The application process for student loans really begins when you sit down with your schools of choice and determine what your financial needs will be.
If you're looking at an array of schools, with varying tuition and room, boarding costs, you’ll have a bit more work to do than if you have already designated your program of choice.
Whether you've got one school or several to consider, contact the student financial aid office as soon as possible. They will gladly give you a breakdown of what a typical student budget looks like, including tuition costs and estimated housing, for you to use in determining how much money you’ll need.
Next, determine whether you or your parents will be the borrower. Whoever it is, they will need to get their most recent tax returns and financial information together in one place to fill out any applications, as you will soon see.
Just as an example, let’s assume you will attempt to exhaust any Federal loans available before applying to private ones. The United States Department of Education has made the application process relatively easy. They will provide a Free Application For Student Aid (FAFSA) which is the first stop to applying for any number of Federal loans such as the Stafford, Perkins and PLUS loans.
Be sure to apply for a unique PIN (personal identification number) at least three days before actually filling out the information. This will serve as your personal gateway to your form for the duration of the year. If your parents will be co-signing your loan or taking one out in your name, they will also need to apply for a PIN.
When you are ready to fill out FAFSA, you will be asked for information like: your Social Security number, your parents’ Social Security numbers if you are providing parent information, your driver’s license number if you have one, citizenship information, Federal tax information or tax returns for yourself and spouse, if applicable. You might need to provide information including, but not limited to, veteran or military credentials.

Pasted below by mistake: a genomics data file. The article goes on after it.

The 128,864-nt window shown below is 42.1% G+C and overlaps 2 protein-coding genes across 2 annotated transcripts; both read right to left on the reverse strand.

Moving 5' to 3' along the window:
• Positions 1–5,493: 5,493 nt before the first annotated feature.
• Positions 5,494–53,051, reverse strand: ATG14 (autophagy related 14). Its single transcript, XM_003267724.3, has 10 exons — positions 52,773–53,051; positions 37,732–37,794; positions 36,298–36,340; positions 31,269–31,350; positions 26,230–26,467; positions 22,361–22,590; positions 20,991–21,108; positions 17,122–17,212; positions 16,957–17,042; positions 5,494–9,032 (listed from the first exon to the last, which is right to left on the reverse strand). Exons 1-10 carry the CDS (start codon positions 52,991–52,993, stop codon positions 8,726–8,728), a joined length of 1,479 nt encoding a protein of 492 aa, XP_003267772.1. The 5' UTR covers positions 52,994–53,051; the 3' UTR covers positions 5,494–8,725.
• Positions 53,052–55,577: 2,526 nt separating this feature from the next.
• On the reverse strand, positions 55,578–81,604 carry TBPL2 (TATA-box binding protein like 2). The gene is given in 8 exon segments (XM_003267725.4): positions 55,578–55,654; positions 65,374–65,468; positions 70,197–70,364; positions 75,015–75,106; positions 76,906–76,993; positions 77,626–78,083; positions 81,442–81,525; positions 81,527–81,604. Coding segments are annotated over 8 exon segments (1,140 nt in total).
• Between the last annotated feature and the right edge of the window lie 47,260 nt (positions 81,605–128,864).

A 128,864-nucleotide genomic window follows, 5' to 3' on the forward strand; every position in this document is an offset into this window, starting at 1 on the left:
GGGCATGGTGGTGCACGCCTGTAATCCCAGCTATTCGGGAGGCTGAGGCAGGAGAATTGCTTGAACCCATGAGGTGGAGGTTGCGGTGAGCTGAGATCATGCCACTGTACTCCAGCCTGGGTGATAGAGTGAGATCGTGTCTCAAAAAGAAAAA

Once you have filled out the FAFSA, you will shortly receive your Student Air Report (SAR), which tells you things like your EFC (Estimated Family Contribution) and what you can expect to receive from federalized loans to help fill in the gaps between school costs and what your family can provide.
For private loans, the process can vary from company to company, but mostly you can fill out a form much the same way as above. The difference is, they will probably take an extra day or two to check your creditworthiness through any of the federal credit reporting companies, and then calculate what they are able to loan.
You will need to then sift through any and all offers by private loan companies to figure out which offer the best interest rates, repayment plans, and customer services.
Once you have decided upon any loans and designated your school of choice, contact the school’s loan office, which will tell you what the next steps are for connecting the loan with the school, and making sure the monetary disbursement process is set up in your name. In some cases, money is sent directly to the borrower in installments; if this is the case, you will need to find out what your school payment plan is expected to be.